While I was working on an article for a magazine I came to the realization that building a testable Silverlight RIA application that uses the new .NET RIA services framework can be quite hard. There’s a lot that is organized by the framework. Because of that it can be quite an undertaking to stub all the framework components so you can focus your tests on the bits that you’ve programmed yourself.
In this article I’m going to show how you can build domain services for a .NET RIA services application in such a way that you can unit-test them.
Domain service structure for unit-testing
The default infrastructure for domain services generated by the .NET RIA services framework sadly isn’t all that great. There is simply no way to replace some parts with stubs so you can focus on testing a single piece of functionality inside the domain service. Before you can really start unit-testing the functionality of the domain service you need to tear it apart. By tearing apart I mean replacing the generated components for some manually coded components.
The domain service structure I’m after in this article looks similar to the structure presented in the figure below.
Once the domain service is completed you will end up with a façade that implements all the requirements for the domain service contract required by the .NET RIA Services framework. Internally this domain service will use repository classes to communicate with the database. A domain service usually governs a single island of data within your application. An island of data can be an order with order items or customers with addresses and contacts. With design proposed in the first figure you will end up having one domain service that uses several repository classes.
The repository class is responsible for talking to the database. Although you can use any technology that supports LINQ, I’m going to stick to LINQ to SQL for this article. Before I’m going to explain how I made the repository classes for the sample I am first going to talk a little about the requirements of the repository classes used in combination with a domain service.
Domain services expose query methods that return an IQueryable<T> interface instead of a set of data. This enables ADO.NET entity framework and the LINQ to SQL framework to build intelligent database queries based on filters, ordering and other query manipulation settings provided by the client. A repository should support this kind of functionality. At the very least it should return resultsets as an IQueryable<T>. More on that later in the article.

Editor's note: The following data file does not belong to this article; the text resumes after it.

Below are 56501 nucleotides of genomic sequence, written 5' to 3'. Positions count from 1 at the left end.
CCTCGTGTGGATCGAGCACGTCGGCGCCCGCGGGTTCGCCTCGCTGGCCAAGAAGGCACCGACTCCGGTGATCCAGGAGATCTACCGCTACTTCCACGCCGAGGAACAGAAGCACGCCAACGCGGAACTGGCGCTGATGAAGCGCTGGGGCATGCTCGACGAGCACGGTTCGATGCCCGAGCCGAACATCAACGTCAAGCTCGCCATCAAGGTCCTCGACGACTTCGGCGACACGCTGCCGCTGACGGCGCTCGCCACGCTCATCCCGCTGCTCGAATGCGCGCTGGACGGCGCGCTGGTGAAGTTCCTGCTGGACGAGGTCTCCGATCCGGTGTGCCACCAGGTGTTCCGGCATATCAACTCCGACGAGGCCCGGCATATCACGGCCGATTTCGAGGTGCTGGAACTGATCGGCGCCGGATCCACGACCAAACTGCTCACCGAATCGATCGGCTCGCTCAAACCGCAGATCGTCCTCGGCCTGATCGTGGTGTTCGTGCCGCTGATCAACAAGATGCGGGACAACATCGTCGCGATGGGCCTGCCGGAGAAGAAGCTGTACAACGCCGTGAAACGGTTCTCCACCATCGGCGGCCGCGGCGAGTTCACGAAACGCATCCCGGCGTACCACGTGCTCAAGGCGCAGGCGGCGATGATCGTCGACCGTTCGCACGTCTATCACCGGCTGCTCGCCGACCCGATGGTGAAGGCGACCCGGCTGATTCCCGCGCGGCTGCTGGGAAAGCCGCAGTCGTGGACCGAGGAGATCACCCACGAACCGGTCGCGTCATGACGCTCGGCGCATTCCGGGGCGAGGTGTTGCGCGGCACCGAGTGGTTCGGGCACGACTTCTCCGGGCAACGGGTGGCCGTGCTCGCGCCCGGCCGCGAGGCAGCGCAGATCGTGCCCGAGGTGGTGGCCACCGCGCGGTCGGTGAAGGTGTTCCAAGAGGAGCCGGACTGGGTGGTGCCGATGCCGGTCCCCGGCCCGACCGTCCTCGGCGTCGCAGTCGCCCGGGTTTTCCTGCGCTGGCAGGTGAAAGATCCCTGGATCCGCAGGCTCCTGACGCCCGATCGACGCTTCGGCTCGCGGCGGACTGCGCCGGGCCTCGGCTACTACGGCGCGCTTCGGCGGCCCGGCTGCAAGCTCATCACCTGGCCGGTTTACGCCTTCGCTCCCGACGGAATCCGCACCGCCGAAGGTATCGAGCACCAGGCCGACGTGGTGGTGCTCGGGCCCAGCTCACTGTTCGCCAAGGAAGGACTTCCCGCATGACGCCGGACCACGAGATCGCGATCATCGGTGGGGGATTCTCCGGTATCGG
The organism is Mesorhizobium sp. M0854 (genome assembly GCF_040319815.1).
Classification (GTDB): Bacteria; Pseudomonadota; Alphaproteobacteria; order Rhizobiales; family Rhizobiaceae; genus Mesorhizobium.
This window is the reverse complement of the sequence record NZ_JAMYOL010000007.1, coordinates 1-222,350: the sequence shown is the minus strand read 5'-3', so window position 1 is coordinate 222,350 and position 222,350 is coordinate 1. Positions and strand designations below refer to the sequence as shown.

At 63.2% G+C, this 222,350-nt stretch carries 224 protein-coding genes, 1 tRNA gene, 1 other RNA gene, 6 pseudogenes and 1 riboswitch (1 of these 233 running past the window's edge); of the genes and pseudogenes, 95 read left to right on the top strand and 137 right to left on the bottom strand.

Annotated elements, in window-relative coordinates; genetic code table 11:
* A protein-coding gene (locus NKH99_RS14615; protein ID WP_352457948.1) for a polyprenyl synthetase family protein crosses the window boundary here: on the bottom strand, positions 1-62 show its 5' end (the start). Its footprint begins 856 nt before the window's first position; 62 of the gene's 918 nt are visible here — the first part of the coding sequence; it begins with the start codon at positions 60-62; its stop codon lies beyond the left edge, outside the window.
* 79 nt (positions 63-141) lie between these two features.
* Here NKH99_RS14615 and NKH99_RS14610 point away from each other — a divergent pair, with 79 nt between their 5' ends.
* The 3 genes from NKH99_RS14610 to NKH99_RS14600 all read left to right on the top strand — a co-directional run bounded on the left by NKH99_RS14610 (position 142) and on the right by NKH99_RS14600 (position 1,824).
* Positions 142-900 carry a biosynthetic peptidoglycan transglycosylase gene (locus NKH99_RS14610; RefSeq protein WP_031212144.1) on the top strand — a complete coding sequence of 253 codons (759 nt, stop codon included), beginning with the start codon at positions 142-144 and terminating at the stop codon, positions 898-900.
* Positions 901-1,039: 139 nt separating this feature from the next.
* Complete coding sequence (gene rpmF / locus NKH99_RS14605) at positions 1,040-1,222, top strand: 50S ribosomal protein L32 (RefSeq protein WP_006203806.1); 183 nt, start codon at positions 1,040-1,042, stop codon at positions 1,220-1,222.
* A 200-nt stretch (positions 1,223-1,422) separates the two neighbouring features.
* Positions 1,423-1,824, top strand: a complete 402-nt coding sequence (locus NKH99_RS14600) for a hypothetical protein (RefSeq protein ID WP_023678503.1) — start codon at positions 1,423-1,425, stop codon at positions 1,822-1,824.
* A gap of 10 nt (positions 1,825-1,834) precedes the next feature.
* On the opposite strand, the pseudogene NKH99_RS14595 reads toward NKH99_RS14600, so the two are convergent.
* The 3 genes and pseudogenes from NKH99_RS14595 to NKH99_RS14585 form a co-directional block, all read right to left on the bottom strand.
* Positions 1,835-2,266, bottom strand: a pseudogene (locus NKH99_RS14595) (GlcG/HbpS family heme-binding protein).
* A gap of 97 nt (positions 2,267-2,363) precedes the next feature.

When performing data-manipulation the domain service does not immediately commit data when the Insert, Update or Delete methods are called on the service. Instead it stacks a set of insert, update and delete operations until they are submitted to the database using the Submit method on the domain service. The repository class has to support this kind of operation.
Note: If you are going to work with repository classes, make sure that either the underlying data-access technology supports a unit-of-work pattern. Of course you can also make the repository in such a way that it implements the unit-of-work pattern instead of the underlying data-access technology used.
To reduce the amount of duplicated code I’ve created a base class structure for the repository classes in the application that looks like this:
The repository design is made out of two parts, a interface IDataRepository<T> and an abstract DataRepository<TEntity,TDataContext> class. The important bits are in the DataRepository class which implements some basic insert, update and delete operations. It also exposes a DataContext which can be used when adding finder methods to the repository that are responsible for delivering IQueryable<T> resultsets. In the following table you can find all the operations on the DataRepository class.
Queries the datastore for data of type T. This is a so-called finder method of which you can create several more to meet the specific requirements of your application.
Posts the specified entity for insert. Does not perform the insert immediately.
Posts the specified entity for update. Does not perform the update immediately
Posts the specified entity for deletion. Does not perform the delete immediately
Commits previously posted changes to the database.
Implementing and testing the repository class
The implementation of the repository class is mostly done by creating a new repository class that derives from the DataRepository class. As an example I’ve implemented a ProductRepository class with a basic finder method on it.
Implementing and testing a finder method
The finder method on the ProductRepository class is responsible for finding a set of products from a particular category. The implementation of the method is pretty straightforward:
The DataContext is asked for the Products table and the records in this table are filtered so that only the products are returned that are part of the requested category. The result is returned straight to the caller.
Note: What you can’t see here is that the domain service which uses the repository can add additional filters and ordering clauses to the query when you use this implementation.
To test the method you will need a database with a setup that contains one category and two products in that category. The implementation of the unit-test is shown below: